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The Effects of Carpal Tunnel Syndrome and its Release on Sleep
Chad M. Turner, MD; Thomas J. Fischer, MD
The Indiana Hand to Shoulder Center, Indianapolis, IN

Introduction: Carpal Tunnel Syndrome (CTS) is the most common compressive neuropathy of the upper extremity. Many patients with CTS complain of nocturnal symptoms, primarily waking with numbness and pain, which affects their sleep quality. Surgeons have recognized that patients' sleep complaints resolve after carpal tunnel release. The rate of nocturnal symptom resolution along with subjective and objective sleep quality outcomes have not been scrutinously evaluated.

Materials & Methods: A prospective study was conducted including 100 patients undergoing carpal tunnel release. The Pittsburg Sleep Quality Index (PSQI) and a carpal tunnel survey were administered preoperatively, 2 weeks postoperatively, and 6 months postoperatively to evaluate time to resolution of nocturnal symptoms and improvement of sleep quality.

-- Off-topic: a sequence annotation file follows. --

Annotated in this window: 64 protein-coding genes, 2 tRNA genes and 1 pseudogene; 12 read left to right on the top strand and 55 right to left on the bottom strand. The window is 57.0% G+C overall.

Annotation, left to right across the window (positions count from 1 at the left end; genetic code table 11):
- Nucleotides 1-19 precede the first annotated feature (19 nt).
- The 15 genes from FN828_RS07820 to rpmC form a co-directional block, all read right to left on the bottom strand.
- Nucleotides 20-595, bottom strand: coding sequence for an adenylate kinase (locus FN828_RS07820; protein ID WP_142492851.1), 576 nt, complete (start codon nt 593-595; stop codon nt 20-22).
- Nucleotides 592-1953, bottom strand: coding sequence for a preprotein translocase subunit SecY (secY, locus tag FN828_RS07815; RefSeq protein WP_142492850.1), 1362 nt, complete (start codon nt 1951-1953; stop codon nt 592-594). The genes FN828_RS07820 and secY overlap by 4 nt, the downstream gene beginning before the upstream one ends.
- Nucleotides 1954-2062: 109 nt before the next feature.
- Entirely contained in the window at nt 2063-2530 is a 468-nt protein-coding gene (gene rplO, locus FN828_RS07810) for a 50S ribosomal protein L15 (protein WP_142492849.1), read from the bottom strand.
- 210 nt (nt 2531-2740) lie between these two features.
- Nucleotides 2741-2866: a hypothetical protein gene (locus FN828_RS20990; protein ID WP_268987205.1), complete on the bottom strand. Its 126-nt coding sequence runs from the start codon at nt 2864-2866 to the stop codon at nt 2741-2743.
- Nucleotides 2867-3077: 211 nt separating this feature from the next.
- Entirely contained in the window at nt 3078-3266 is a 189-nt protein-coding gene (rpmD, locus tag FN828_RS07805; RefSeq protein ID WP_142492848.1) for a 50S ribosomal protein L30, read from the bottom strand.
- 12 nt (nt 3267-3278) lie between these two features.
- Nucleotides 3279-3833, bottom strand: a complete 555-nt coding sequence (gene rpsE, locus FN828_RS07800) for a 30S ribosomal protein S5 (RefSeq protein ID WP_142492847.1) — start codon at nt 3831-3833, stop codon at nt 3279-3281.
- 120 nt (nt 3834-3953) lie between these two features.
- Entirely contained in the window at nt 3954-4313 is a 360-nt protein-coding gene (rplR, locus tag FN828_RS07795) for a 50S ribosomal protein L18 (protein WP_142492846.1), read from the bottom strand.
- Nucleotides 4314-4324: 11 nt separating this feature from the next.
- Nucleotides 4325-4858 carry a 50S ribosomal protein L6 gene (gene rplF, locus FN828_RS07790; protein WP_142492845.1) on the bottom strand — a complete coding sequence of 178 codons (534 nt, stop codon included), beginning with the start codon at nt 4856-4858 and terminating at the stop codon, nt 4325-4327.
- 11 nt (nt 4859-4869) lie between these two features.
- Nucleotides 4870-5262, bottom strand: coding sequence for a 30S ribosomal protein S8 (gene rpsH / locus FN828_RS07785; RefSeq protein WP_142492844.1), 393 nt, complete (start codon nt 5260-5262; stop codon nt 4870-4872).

Results: Nocturnal symptoms were present in 87% of patients and 50% of patients sought care because of these symptoms. Preoperative PSQI scores averaged 8, (>5 indicates poor sleep quality) with 80% of patients with a PSQI >5. The two week average PSQI had improved to a mean of 5, with 53% of patients with a PSQI score >5. Subjectively 60% of patients reported immediate resolution of their nocturnal symptoms and at two weeks postoperatively 93% reported complete resolution. At 6 months, only 1 patient complained of persistent numbness, however he reported improved sleep quality postoperatively.

Conclusions: Sleep quality is negatively affected by CTS. Most patients can expect resolution of their nocturnal symptoms in the immediate postoperative period, with 60% obtaining immediate resolution, and 93% obtaining resolution by two weeks postoperatively.

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